Testing for Rapid Deployment: The A400M in the UK

2013-07-17 The new A400M airlifter combines a capability to carry oversized equipment similar to a C-17 but deliver it on airfields more like the C-130 can land on.

The ability to deliver significant amounts of equipment or supplies close to the area of operations is a significant development for the airlift fleet.

We argued earlier that:

In the current Mali operation, the French had significant challenges in delivering the capability necessary for their forces. 

When the A400M many years ago was first thought of, lift was considered somewhat equivalent to a truck or a greyhound bus.

With the last decade of experience and the revolution in air dropping, the air lifter is an integral part of the kind of expeditionary logistics, which insertion forces clearly need to operate with for 21st century operations.

What the UK test underscores is the ability not just to support forces already deployed but to put in place rapidly a tip of the spear force able to anchor follow on operations. This is obviously a core capability as well for 21st century expeditionary forces. Credit Photo: Airbus Military

Recently, Airbus Military tested the ability of the aircraft to offload equipment ready to go with the engines still operating so that rapid departure after offload was facilitated.

According to the Airbus Military press release (July 17, 2013):

In a series of tests at RAF Boscombe Down in the UK, Airbus Military has successfully demonstrated the ability of the A400M new generation airlifter to deploy vehicles and troops rapidly to seize an enemy airfield.

The photo shows a Scimitar armored reconnaissance vehicle, and weapons-mounted support vehicle with trailer exiting an A400M with its engines running to enable it to depart immediately.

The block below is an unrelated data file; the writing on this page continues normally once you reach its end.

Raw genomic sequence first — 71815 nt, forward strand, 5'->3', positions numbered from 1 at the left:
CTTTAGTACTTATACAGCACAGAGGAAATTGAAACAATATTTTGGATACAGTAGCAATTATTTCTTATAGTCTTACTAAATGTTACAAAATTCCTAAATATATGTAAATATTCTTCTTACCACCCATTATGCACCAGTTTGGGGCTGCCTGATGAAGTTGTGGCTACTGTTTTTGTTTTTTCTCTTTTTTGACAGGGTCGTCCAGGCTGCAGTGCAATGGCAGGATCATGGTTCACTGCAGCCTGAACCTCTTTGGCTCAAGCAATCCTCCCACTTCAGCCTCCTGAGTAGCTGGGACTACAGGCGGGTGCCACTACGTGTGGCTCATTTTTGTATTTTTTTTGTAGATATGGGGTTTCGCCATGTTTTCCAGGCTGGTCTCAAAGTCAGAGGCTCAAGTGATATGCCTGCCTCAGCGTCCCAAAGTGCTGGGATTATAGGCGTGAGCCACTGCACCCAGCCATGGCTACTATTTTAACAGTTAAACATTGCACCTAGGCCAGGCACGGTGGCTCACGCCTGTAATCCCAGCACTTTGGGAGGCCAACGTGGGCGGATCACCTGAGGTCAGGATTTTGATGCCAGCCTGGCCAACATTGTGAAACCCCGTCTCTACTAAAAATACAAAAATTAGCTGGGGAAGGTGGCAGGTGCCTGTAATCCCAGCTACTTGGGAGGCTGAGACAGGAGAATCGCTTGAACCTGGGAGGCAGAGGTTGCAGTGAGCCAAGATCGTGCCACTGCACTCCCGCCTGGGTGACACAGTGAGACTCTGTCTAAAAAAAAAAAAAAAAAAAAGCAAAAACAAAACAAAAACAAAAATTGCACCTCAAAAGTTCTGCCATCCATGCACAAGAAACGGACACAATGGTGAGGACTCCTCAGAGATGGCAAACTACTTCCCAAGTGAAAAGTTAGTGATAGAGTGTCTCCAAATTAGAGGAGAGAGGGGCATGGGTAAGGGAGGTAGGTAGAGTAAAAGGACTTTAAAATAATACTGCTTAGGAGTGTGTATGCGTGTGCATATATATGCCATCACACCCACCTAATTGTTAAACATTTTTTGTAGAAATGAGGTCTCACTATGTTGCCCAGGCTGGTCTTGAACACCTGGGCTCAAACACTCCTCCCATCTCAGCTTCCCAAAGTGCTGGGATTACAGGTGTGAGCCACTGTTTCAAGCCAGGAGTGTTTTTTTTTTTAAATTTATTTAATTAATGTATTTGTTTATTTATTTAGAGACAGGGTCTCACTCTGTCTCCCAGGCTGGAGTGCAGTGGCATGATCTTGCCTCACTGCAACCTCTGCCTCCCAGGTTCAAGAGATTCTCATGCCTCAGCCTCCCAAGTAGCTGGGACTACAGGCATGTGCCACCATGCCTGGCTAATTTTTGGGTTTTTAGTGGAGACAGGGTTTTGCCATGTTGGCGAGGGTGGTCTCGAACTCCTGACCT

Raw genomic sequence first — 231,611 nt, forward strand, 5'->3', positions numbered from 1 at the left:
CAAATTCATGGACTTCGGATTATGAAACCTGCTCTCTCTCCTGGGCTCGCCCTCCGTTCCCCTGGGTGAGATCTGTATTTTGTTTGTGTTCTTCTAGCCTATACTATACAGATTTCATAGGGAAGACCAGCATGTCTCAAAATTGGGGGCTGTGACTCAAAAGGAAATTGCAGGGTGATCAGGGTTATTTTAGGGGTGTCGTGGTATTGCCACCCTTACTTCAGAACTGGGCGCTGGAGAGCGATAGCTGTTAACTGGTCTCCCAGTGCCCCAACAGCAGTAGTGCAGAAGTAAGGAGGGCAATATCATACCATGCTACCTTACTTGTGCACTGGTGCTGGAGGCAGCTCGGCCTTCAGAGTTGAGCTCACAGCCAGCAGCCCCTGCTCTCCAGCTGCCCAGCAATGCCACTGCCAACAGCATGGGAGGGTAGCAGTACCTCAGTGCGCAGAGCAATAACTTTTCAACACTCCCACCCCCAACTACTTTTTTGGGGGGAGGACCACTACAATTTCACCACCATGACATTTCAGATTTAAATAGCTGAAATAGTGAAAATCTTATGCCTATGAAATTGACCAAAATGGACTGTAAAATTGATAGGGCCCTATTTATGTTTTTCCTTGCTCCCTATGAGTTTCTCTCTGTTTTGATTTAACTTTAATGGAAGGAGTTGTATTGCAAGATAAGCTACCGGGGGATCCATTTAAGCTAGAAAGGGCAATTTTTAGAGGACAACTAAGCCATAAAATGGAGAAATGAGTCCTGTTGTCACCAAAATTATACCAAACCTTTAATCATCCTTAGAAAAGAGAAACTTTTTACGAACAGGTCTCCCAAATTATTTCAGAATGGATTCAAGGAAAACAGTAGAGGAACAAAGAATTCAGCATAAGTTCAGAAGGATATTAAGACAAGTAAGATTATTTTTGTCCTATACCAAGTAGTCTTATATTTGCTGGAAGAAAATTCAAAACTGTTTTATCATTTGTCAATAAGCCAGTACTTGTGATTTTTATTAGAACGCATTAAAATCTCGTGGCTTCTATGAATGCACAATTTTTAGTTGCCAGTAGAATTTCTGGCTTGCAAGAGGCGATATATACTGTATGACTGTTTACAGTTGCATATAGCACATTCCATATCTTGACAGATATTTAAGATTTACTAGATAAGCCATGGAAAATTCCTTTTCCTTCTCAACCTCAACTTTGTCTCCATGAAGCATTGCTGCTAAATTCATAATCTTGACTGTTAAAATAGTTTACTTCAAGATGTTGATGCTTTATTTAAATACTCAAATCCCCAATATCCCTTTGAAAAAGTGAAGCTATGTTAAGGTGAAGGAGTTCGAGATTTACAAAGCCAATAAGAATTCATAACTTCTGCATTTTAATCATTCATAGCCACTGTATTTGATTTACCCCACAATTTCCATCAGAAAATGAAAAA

The technique is typically used to enable Special Forces to secure a bridgehead airfield so that large quantities of reinforcements and supplies can subsequently be delivered in safety. Up to 60 troops could be deployed simultaneously with the vehicles.

During the Airbus Trade Media event, Ian Elliot, a former UK tanker officer and commander, described how he saw the A400M affecting operations, using the case of the French in Mali: 

What the French ended up doing is moving all their equipment in borrowed or chartered strategic airlifters down to the capital, Bamako, which was a long way away from where they actually wanted to use the men and the machinery.

They ended up with massive overland ground convoys. Some of these convoys were hundreds of miles long and this was a 900 km journey.

That involved massive risk. The vulnerability of moving that many people and that much kit by road, but they had no alternative.

Elliott argued that the A400M could have carried all of the core equipment used by the French, and in fewer loads and to areas closer to the operation. This would lead to greater efficiency in the operation and would enhance the speed of operations, and combat speed is a crucial quality for any operation, particularly one like this.

What the UK test underscores is the ability not just to support forces already deployed but to put in place rapidly a tip of the spear force able to anchor follow on operations. 

This is obviously a core capability as well for 21st century expeditionary forces.

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